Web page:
Most employees in the United States ask “What is FICA tax?” when reviewing paycheck deductions. Taxes taken out for Social Security and Medicare make up most of the Federal Insurance Contributions Act (FICA).
Most employer businesses, self-employed persons, and employees are required to pay FICA tax. The Internal Revenue Service (IRA) administrates both Medicare and Social Security taxes.
FICA Tax Exemption
A small percentage of Americans aren’t required to pay FICA tax. These individuals include:
Employee-students who study and work part-time at the same university, school, or college they attend. Qualifying conditions must be satisfied. The employer institution must offer an approved curriculum, staff, and students who attend it. If an employee-student works 40 plus hours in a school break, he or she is still exempt from FICA as long as the break doesn’t extend more than five weeks.
Religious organizations are exempt from FICA tax is they’re qualified under IRS Code 501(c)3. It’s necessary for religious organizations or members of tax-exempt religious sects to apply for this tax-exempt status with IRS.
Nonresident aliens may be exempt from FICA tax. Most nonresident aliens are required to pay Social Security taxes on earnings when these earnings were received from employment or services they rendered in the United States. Certain nonimmigrants aren’t required to pay FICA tax, including holders of A, D, F, G, H, J, M, and Q visas. For instance, foreign students or educational workers who are in the country on a temporary basis or those performing services for a foreign country while in the U.S. may be exempt from FICA tax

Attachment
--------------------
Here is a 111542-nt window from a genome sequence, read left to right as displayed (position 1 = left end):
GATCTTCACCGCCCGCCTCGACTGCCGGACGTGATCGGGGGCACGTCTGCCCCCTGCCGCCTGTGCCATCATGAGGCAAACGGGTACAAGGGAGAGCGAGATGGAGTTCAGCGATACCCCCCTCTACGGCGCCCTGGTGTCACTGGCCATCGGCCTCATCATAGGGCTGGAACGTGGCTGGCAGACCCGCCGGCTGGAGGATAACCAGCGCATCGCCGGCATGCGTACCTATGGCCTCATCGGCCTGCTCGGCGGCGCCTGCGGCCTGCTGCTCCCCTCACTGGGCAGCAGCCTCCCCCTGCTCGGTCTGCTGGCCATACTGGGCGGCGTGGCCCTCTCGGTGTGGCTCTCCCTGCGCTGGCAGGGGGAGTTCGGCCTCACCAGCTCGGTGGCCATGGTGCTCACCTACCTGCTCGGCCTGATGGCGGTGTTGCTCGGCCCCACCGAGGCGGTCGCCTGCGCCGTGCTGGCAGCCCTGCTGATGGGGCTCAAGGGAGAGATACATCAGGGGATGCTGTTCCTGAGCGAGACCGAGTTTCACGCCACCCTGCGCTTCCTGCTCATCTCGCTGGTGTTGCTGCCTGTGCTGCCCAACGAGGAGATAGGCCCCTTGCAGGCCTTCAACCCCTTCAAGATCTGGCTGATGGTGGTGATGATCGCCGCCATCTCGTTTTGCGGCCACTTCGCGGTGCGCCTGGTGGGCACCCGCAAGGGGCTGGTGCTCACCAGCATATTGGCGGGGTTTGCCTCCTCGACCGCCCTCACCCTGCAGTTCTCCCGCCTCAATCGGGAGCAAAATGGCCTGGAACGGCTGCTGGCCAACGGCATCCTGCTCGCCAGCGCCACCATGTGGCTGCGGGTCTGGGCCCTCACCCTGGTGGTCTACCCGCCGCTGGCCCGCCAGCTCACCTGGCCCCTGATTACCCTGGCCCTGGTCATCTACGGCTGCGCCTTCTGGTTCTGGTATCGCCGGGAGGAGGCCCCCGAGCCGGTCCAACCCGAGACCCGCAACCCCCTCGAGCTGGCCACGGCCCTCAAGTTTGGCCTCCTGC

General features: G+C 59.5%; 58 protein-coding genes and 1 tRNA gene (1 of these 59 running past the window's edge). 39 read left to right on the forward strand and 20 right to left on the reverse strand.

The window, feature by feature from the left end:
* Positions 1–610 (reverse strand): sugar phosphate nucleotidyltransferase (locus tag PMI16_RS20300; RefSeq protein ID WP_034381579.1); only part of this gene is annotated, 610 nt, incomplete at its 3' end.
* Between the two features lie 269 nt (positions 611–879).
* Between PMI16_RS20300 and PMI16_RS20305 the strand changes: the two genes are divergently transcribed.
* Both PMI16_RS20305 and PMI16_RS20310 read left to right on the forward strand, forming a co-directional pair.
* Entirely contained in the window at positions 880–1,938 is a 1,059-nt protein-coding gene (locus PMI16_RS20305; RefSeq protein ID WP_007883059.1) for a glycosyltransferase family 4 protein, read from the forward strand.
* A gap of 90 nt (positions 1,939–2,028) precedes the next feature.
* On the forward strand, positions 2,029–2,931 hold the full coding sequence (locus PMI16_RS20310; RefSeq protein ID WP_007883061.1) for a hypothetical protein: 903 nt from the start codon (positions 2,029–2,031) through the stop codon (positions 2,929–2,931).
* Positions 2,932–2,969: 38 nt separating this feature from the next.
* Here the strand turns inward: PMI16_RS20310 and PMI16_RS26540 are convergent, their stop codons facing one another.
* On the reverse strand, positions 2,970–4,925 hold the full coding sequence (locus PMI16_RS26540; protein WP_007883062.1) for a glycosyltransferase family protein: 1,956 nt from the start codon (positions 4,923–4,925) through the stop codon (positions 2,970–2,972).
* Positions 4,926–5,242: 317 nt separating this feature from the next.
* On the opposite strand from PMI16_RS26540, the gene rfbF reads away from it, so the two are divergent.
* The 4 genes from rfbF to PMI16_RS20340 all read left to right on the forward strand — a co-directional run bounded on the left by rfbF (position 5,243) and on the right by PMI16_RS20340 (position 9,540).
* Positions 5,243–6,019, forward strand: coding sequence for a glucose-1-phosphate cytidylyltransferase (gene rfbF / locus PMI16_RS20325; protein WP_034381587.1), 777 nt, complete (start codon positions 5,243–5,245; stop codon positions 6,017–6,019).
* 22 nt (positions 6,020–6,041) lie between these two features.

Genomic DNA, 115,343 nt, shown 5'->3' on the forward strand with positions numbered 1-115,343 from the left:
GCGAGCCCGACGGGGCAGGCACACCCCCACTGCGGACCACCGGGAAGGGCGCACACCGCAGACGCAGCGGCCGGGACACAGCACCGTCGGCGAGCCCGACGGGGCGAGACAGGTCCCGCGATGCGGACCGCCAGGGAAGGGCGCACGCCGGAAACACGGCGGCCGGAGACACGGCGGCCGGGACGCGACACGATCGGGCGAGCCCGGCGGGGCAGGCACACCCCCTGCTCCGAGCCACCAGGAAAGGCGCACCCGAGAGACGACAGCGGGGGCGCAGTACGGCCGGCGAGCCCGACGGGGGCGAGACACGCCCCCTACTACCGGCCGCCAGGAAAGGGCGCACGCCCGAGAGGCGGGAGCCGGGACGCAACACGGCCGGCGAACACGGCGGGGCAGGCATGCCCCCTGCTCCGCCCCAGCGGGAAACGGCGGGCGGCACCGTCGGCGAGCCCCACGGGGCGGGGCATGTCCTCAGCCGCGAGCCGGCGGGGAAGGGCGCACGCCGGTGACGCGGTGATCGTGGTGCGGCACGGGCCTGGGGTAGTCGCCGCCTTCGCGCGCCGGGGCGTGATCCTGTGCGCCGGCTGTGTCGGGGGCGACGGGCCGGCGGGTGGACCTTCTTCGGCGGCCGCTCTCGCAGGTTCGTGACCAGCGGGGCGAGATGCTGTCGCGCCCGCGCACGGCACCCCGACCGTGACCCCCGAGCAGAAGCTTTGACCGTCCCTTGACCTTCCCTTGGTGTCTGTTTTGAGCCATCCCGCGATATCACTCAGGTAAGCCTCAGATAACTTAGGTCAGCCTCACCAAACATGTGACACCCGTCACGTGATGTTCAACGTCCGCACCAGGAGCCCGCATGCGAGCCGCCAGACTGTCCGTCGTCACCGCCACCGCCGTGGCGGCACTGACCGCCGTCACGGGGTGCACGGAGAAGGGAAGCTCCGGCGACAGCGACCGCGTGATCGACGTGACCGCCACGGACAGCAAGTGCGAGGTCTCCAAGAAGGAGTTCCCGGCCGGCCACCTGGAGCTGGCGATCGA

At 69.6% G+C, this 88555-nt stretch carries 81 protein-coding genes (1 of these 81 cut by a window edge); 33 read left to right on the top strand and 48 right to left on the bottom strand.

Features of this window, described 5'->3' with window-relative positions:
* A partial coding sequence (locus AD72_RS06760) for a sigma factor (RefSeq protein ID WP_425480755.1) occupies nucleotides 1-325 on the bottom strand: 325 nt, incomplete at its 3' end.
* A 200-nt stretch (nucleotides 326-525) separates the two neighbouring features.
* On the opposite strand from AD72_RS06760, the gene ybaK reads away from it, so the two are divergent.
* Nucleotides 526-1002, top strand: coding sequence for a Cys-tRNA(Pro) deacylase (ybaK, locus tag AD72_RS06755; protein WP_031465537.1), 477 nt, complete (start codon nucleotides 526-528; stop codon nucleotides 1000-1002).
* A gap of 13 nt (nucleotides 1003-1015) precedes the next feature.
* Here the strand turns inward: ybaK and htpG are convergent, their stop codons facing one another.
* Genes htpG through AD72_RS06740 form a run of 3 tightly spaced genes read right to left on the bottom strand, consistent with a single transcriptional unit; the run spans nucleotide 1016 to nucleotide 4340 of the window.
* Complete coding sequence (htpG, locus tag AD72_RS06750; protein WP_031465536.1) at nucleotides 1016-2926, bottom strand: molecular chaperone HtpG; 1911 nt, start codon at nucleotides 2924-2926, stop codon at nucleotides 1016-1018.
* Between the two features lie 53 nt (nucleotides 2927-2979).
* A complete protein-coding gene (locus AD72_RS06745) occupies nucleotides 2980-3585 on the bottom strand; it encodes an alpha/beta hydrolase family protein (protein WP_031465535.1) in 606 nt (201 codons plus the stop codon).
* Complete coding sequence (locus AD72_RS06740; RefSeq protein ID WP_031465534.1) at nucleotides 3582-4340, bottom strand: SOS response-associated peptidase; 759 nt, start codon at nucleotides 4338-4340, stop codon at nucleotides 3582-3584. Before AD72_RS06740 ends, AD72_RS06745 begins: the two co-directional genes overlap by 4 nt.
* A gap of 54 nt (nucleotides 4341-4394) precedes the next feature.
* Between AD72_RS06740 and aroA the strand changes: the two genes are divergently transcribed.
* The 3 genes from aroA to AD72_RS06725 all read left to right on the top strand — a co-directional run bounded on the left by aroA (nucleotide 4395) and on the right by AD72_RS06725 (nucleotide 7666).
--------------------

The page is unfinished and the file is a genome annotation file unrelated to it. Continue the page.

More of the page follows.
FICA or OASDI Taxes
FICA tax (also labeled OASDI, or Old Age, Survivors, and Disability Insurance tax) is deducted from most employee paychecks in the United States. FICA is a direct tax deduction against payroll earnings that’s used to fund Social Security retirement benefits and other programs.
FICA Tax Rate
Regardless of your paycheck amount, you’ll see that FICA tax is withheld at one rate. Unlike other variable tax rates, the number of exemptions and/or allowances you claim won’t affect your FICA tax rate of 7.65 percent this year.
The Social Security portion of FICA is 6.2 percent of earnings, up to a maximum earnings amount of USD 118,500 in 2016.
If you earn more than USD 118,500 per year, your employer’s payroll should stop withholding FICA taxes.
Medicare tax is also part of FICA. The current Medicare tax rate is currently 1.45 percent on your first USD 200,000 of earnings. The amount rises to 2.35 percent for earnings above this level.
Employee deductions and employer contributions comprise the bulk of FICA taxes collected each year in the U.S.
Employer FICA Contribution
U.S. employers must also pay FICA taxes at the same 7.65 percent tax rate as their employees in 2016:
Employers’ Social Security tax rate is 6.2 percent, with a USD 118,500 wage-base limit.
Employers’ Medicare tax rate is 1.45 percent.
This rate is unchanged from tax year 2015.
Most employers essentially consider FICA tax as a payroll cost. It’s never placed in a payor account, unlike employee retirement plan deductions from your payroll check.
FICA and Social Security Retirement Benefits
FICA taxes fund Social Security retirement benefits. If you’ve contributed FICA taxes to the Social Security system over the years, you may request monthly retirement benefits before, at, or after your Social Security Full Retirement Age, or FRA.
If you work for more than one employer during the tax year and you earned more than the FICA maximum, the employer might continue to withhold FICA tax at the yearly tax rate:
Tell your employer’s payroll department if you’ve already paid in enough FICA for the tax year, or
Request an overpayment credit on your federal tax return for the year.
IRS reports that some employers withhold more FICA taxes than required. You can check FICA credits on your Social Security “My Account” page any time.